Just when you would think that the sun has finally set in a blaze of pinks and purples and oranges, there would be a burst of sun rays from the clouds or fog and the sun would start rising again.

Despite the catastrophic weather prognosis of 10 days of 80% rain, the Norse gods smiled upon us and all together we only had two days of drizzle.

We had plenty of sun and dramatic clouds often chased by cold blustery winds.

One day there was even a record-breaking 24 degrees C (75F) which to us seemed a good time to peel off our puffy jacket layer,

while the tough Viking descendants stripped down to shorts and spaghetti straps. No wonder…

5C=41F

As the country’s name denotes we did expect plenty of ice, but found the presence of glaciers so close to the road astounding. It would have been cool to take a super Jeep and go walking on the glaciers, but even with a short hike one could get really close.

For those of you who haven’t met a glacier up close, there is often a lot of black mixed with white, especially nowadays with global warming and pollution.

The one place that was top on my Iceland list was the Glacier Lagoon (Jökulsárlón)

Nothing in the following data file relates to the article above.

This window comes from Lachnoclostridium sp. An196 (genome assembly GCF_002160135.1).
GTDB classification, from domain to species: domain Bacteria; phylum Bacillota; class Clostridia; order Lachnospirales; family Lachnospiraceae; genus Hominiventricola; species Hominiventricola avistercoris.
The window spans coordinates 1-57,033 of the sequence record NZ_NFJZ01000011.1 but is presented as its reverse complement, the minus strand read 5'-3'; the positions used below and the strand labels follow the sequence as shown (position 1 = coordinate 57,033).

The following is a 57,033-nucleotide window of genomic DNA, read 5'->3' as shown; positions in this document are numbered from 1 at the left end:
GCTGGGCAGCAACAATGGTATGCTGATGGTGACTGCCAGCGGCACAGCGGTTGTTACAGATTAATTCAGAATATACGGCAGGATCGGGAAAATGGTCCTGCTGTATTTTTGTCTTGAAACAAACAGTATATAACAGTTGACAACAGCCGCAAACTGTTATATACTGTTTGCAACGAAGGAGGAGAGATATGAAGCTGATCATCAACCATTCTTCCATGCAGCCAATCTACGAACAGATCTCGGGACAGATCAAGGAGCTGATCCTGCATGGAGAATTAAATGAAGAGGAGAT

and especially the unique Diamond Beach at its mouth.

I was looking forward to spending some creative fun time photographing the many pieces of ice on the black sand. Alas, this was our one day of rain, so the stop was very short.

Still, a few fun shapes emerged from the shots taken from under the umbrella.

Ice Salmon?

or

Big Haired Ice Lady sniffing perfume on her wrist?

Snow and ice for sure, but what really surprised us was how green Iceland was. From the large swaths of green pastures

munched on by sheep and horses to moss-covered glacier-fed stream banks, glorious green was jumping at us.

And there were many different colorful flowers. Some were tiny, brave, alpine flowers growing in tough rocky conditions

and some were surprisingly scarce radiant Arctic poppies.

The biggest surprise was seeing the enormous areas of blue and purple lupines by the sides of the roads or creeping up the mountains.

Lupines are a nonnative plant, considered by some an undesirable invasive species. It was introduced in the 1970s to help combat soil erosion. When Vikings came to Iceland from Norway in the late 9th century, they found a land so thick with woods they could only explore it by ways of rivers. Very soon they managed to cut all the trees down to build their homes and keep them warm in the long winters. The few forests of trees now standing were replanted only some 120 years ago.